Although a board was appointed in May to oversee the new Trade Commission, the statutory body has not started functioning due to longstanding delays caused by a shortage of human resources and funding, according to Deputy Premier Lorna Smith.
“The cost of running the [Department of Trade, Investment Promotion and Consumer Affairs] is something like $800,000, and the cost projected for the first year of running a Trade Commission is $1.7 or $1.8 million,” Ms. Smith told opposition member Marlon Penn during a question-and-answer session in the House of Assembly on Sept. 7. “I’m talking about a large amount of planning. My concern is to make sure that the people of the [Virgin Islands] receive value for money.”
Mr. Penn also asked Ms. Smith — who is the minister of financial services, labour and trade — when the commission is expected to be operational. She said she was unable to provide a specific timeframe, adding that she anticipates a discussion on the financial and human resources constraints in a “subsequent session” of the HOA.
Mr. Penn pressed further, asking again why the board is still not functional.
Ms. Smith said the Virgin Islands Trade Commission Act 2020 provides for the establishment of the Trade Commission, which is tasked with the mandate to “promote and oversee business, trade, investment and consumer affairs.”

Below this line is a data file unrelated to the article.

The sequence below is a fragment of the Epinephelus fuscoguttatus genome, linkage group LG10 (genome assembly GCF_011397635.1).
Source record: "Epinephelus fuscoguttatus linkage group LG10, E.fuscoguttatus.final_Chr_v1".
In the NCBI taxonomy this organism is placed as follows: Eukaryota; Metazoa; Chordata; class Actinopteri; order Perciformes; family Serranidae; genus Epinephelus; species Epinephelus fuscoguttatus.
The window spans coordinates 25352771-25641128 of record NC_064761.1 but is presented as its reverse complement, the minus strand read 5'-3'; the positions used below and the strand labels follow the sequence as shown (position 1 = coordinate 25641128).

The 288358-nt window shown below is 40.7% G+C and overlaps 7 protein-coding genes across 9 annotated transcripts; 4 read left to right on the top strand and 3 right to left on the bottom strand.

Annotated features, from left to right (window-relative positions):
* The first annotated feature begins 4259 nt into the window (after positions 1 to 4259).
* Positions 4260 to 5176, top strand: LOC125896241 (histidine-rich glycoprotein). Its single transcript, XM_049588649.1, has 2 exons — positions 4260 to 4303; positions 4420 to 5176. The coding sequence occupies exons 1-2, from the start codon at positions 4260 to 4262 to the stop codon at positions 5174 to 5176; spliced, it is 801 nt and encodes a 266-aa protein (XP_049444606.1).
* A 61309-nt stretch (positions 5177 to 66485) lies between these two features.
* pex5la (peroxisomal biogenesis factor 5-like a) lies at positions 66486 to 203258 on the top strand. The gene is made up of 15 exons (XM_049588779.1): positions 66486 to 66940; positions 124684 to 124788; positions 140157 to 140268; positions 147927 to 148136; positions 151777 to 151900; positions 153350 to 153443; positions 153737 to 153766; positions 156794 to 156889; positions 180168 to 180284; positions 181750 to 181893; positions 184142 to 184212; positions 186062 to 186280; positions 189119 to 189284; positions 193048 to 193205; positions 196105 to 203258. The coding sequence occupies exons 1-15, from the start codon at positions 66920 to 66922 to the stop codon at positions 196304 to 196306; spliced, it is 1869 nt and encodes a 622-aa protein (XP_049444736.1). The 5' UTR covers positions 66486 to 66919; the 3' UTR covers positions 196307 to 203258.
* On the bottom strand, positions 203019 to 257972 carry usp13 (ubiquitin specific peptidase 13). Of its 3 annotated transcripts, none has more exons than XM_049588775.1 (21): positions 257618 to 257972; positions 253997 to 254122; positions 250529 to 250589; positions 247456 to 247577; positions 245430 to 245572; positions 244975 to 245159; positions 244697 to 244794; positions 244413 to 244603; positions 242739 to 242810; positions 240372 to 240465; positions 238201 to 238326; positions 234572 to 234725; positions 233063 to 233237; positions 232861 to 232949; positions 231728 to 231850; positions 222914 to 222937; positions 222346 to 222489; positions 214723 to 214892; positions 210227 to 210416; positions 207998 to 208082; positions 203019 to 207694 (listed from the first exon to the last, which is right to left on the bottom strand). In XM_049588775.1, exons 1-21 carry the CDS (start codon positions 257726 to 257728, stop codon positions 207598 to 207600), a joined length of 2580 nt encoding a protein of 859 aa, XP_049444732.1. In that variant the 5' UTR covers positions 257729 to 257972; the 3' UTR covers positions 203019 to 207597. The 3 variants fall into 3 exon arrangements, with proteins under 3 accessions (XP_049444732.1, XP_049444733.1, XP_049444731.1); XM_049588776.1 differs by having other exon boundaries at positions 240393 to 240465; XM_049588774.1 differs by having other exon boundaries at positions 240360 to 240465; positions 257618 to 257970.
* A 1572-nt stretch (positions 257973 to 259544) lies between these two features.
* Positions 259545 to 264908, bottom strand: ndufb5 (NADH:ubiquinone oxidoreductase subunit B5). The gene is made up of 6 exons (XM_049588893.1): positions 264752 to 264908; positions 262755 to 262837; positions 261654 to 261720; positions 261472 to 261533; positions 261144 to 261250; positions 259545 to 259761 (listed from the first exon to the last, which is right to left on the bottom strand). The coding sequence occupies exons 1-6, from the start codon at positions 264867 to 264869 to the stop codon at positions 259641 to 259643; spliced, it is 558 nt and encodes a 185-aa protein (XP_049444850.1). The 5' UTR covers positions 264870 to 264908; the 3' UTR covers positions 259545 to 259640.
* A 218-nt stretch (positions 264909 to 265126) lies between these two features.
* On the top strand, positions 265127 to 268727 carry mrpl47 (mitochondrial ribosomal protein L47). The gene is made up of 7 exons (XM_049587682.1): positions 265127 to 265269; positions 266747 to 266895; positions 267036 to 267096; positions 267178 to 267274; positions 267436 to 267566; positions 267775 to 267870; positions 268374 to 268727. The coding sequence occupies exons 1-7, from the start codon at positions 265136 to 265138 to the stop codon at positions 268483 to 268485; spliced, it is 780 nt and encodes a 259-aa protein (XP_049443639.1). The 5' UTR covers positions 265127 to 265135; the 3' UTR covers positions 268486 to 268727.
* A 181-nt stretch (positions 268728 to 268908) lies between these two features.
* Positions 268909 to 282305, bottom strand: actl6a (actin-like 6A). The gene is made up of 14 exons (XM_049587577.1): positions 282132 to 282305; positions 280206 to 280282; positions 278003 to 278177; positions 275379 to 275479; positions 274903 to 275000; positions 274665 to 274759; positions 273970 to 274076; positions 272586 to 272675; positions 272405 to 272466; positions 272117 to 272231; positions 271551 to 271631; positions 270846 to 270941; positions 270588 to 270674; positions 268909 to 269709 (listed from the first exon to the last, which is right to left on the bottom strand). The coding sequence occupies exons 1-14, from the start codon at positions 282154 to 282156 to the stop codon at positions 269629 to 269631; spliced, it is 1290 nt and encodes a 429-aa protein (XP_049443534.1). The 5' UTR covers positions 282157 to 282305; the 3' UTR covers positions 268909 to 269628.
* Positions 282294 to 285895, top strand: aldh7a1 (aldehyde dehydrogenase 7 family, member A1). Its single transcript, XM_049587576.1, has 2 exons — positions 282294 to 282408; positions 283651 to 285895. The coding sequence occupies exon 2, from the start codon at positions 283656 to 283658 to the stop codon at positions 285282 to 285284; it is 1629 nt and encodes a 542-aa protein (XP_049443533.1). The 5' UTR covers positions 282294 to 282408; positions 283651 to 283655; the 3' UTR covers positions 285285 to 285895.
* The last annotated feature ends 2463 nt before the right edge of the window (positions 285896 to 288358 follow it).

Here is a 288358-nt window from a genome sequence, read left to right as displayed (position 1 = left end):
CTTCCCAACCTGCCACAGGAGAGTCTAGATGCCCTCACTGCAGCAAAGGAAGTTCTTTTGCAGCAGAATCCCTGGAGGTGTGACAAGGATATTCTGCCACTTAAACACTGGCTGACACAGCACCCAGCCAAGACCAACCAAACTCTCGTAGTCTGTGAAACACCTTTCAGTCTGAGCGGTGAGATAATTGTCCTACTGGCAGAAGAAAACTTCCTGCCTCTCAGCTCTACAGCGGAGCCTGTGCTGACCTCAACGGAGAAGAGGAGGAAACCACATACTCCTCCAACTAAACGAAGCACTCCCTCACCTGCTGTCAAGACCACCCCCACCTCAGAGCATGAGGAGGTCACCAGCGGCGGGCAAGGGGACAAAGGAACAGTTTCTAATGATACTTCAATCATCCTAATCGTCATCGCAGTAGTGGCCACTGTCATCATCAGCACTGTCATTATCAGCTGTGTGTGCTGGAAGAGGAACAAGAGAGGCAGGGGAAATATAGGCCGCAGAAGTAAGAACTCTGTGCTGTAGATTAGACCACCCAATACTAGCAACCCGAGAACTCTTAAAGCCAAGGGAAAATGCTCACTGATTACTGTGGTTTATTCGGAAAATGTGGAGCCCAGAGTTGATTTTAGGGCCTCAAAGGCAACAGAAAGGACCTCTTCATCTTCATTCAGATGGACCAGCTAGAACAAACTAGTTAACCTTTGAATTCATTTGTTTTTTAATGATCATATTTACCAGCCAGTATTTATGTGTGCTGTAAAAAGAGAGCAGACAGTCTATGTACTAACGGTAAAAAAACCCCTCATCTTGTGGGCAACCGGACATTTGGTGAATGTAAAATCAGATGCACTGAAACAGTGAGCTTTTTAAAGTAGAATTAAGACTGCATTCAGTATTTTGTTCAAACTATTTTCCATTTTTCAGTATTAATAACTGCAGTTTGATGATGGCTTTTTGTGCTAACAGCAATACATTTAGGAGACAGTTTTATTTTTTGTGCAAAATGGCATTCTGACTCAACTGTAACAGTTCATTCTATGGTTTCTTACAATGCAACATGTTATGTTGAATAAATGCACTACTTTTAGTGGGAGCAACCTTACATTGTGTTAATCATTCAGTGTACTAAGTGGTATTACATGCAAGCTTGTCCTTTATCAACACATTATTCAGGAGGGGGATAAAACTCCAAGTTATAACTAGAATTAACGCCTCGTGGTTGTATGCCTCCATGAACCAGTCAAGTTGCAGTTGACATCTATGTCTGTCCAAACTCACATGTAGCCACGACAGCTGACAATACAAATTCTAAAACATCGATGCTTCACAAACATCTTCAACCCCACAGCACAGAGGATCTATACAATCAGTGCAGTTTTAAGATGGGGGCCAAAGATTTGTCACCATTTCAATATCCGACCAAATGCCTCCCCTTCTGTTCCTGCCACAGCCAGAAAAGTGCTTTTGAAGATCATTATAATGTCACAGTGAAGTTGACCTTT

The HOA passed the act in June 2020 along with the Consumer Protection Act 2020, requiring the establishment of the new statutory agency to be overseen by a seven-person board.
Under then-Premier Andrew Fahie in March 2022, the Cabinet appointed a board headed by Chairman Michael Fay and Deputy Chairwoman Sasha Hodge.
But last October under Premier Dr. Natalio “Sowande” Wheatley, Cabinet rescinded that decision without explanation. Then, on March 15 of this year, Cabinet approved the appointment of a new board headed by Chairman Dr. Jerry Smith and Deputy Chairman John Cline.
This month, Ms. Smith cited “significant challenges” hindering the commission’s “effective functioning.”
Dr. Wheatley added to Ms. Smith’s response in the HOA, stating that the transition from a department to a statutory body required a “certain period of transition.”
“Operations are not transferred to the statutory body completely until the statutory body has been set up,” the premier explained. “It should be expected that the Trade Department would continue to process trade applications and provide other services to the businesses until the point where the Trade Commission is set up. The Trade Commission has a board, and they cannot operate and serve the business community until they are fully set up.”